Our next guest for our online reputation management blog is Peter Roberts, Head of Issues and Crisis Management at Bell Pottinger. A crisis PR specialist, Peter has handled a range of reputational situations for numerous blue-chip clients including insolvency, data loss, pressure group activity, television exposes, terrorist activity, kidnapping and employee fatalities. Prior to leading Bell Pottinger’s Crisis Practice, Peter was deputy Head of the Crisis Practice at Hill & Knowlton in London, and former Head of Communications for BBC News.
What is crisis communications?
The ability to ensure an organization, or individual is behaving and communicating appropriately with all stakeholders at a critical point in time.
What are the biggest mistakes you see people and companies make when dealing with the media?
Being overly cooperative. This may sound rather counter-intuitive as we need to forge good relationships with the media, but so often, company spokespeople tend to forget they are there to deliver their own story as opposed to helping the media develop theirs.
Another mistake is responding to questions with pre-agreed answers, as opposed to listening and replying with something more relevant.
How important is social media to your reputation management strategy?
Extremely. The days of the media being the sole scrutinizers of your corporate reputation are long gone. The digital explosion has, rightly, empowered a far wider range of constituents; principally consumers, and subsequently it’s vital that organizations embrace those platforms that give opportunity to both listen and engage with such groups. Relatedly, consider the effectiveness of NGOs and pressure groups in this space; notably, Greenpeace and their Nestle campaign, and the impact of the likes of UK Uncut to mobilize supporters at short notice.
What is the first thing a company should do when there is a PR disaster?
Be seen and heard. An organization won’t have the facts to hand, but it’s vital that they are visible from the outset. The Sony Playstation hacking episode last year was a case in point.
How can CEOs help build and repair corporate reputation?
In building a reputation, the CEO needs to appreciate that it may be devised at the top, but it will only flourish with the involvement and endorsement of the whole workforce. The challenge for any boss is how best to cultivate the staff to achieve a sense of brand ownership across the business. As for reparation, distinct reputational issues will, largely, be tempered if the building process has been achieved. However, there will be a need for leadership at such times and consequently, the CEO has to recognize the impact of an answerable and transformative organization in supporting the rebuild campaign.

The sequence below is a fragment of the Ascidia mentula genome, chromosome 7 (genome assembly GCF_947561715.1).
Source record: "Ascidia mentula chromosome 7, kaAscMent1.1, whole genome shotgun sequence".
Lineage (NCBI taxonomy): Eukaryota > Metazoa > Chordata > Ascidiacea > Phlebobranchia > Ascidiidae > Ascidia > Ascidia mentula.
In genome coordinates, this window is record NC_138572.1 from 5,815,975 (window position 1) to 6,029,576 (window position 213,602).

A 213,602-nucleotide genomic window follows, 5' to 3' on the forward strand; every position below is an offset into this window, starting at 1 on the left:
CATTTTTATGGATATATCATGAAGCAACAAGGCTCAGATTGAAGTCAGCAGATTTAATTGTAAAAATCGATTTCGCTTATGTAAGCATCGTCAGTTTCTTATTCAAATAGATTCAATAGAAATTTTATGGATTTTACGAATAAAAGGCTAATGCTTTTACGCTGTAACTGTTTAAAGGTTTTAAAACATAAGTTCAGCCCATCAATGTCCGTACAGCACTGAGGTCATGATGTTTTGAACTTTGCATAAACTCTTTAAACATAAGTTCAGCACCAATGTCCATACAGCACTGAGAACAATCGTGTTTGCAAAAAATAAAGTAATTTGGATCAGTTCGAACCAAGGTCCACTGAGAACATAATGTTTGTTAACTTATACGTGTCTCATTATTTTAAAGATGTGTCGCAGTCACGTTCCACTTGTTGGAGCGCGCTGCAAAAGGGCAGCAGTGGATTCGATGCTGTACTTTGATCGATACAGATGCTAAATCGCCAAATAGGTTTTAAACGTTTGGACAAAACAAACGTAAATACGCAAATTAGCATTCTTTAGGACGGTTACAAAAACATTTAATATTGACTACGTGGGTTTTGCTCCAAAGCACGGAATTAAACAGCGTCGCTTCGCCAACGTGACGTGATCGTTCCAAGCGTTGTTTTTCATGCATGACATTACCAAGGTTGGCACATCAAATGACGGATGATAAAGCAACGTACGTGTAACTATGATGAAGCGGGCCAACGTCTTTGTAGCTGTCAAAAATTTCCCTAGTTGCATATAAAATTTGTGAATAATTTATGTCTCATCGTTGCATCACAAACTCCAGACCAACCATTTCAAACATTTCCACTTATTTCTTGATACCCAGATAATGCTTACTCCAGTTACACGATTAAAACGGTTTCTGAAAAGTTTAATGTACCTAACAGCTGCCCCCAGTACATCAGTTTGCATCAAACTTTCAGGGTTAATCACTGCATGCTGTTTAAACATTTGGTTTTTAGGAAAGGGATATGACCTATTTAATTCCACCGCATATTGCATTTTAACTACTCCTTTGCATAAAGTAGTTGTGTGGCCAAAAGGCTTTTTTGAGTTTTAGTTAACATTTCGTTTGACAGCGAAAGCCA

What can employees do to help their company during and after a PR crisis?
The bulk of employees won’t be directly involved in the crisis, so it’s vital that they continue to demonstrate professionalism in their aspect of the business. This is vital with those staff members who have direct contact with consumers and/or members of the general public, who by their roles and responsibilities will be the most resonant guardians of the brand for many. After the crisis, public interest will, albeit to a lesser extent, still be leveled at the organization, so it’s important that employees continue to be mindful of how they and the organization will be perceived and to behave accordingly.
What can companies do to better prepare for a public relations crisis?
Initially, move from that mindset which says it won’t happen to us, to one that says it could and it may be at any moment. Many organizations don’t let themselves think in such terms as it supposedly belies a sense of inferiority and weakness; whereas, in fact, such an approach can only strengthen the business. Recognizing the threats and inherent flaws in the company will flush out the processes required to make it stronger, including the regular testing of systems and the training of people.